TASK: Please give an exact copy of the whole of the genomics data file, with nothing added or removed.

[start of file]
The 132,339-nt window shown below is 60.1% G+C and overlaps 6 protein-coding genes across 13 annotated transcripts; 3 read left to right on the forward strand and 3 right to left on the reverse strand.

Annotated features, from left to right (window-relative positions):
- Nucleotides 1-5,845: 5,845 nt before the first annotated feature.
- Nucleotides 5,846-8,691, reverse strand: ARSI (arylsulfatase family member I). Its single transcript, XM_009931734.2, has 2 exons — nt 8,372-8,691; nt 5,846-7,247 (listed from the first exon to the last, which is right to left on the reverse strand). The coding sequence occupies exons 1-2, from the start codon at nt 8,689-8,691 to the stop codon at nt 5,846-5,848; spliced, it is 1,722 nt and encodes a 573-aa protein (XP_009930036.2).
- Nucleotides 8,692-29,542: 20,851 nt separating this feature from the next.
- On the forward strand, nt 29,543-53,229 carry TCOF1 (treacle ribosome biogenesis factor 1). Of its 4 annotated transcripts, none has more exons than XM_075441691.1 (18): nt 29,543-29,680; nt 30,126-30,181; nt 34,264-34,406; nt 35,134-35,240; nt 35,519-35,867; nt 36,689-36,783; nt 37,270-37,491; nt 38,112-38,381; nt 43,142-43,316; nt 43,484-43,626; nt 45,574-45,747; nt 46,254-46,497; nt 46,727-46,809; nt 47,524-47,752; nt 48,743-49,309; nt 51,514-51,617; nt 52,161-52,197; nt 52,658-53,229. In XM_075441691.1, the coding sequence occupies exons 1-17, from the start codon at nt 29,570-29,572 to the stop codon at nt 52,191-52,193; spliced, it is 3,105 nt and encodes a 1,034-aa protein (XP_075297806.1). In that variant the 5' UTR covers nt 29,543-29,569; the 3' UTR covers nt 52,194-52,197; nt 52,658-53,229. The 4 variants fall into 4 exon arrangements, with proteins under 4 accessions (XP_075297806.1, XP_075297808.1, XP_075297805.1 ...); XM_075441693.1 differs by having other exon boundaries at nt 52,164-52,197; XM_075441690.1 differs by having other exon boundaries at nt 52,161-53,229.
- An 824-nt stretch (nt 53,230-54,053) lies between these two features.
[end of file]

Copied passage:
The 132,339-nt window shown below is 60.1% G+C and overlaps 6 protein-coding genes across 13 annotated transcripts; 3 read left to right on the forward strand and 3 right to left on the reverse strand.

Annotated features, from left to right (window-relative positions):
- Nucleotides 1-5,845: 5,845 nt before the first annotated feature.
- Nucleotides 5,846-8,691, reverse strand: ARSI (arylsulfatase family member I). Its single transcript, XM_009931734.2, has 2 exons — nt 8,372-8,691; nt 5,846-7,247 (listed from the first exon to the last, which is right to left on the reverse strand). The coding sequence occupies exons 1-2, from the start codon at nt 8,689-8,691 to the stop codon at nt 5,846-5,848; spliced, it is 1,722 nt and encodes a 573-aa protein (XP_009930036.2).
- Nucleotides 8,692-29,542: 20,851 nt separating this feature from the next.
- On the forward strand, nt 29,543-53,229 carry TCOF1 (treacle ribosome biogenesis factor 1). Of its 4 annotated transcripts, none has more exons than XM_075441691.1 (18): nt 29,543-29,680; nt 30,126-30,181; nt 34,264-34,406; nt 35,134-35,240; nt 35,519-35,867; nt 36,689-36,783; nt 37,270-37,491; nt 38,112-38,381; nt 43,142-43,316; nt 43,484-43,626; nt 45,574-45,747; nt 46,254-46,497; nt 46,727-46,809; nt 47,524-47,752; nt 48,743-49,309; nt 51,514-51,617; nt 52,161-52,197; nt 52,658-53,229. In XM_075441691.1, the coding sequence occupies exons 1-17, from the start codon at nt 29,570-29,572 to the stop codon at nt 52,191-52,193; spliced, it is 3,105 nt and encodes a 1,034-aa protein (XP_075297806.1). In that variant the 5' UTR covers nt 29,543-29,569; the 3' UTR covers nt 52,194-52,197; nt 52,658-53,229. The 4 variants fall into 4 exon arrangements, with proteins under 4 accessions (XP_075297806.1, XP_075297808.1, XP_075297805.1 ...); XM_075441693.1 differs by having other exon boundaries at nt 52,164-52,197; XM_075441690.1 differs by having other exon boundaries at nt 52,161-53,229.
- An 824-nt stretch (nt 53,230-54,053) lies between these two features.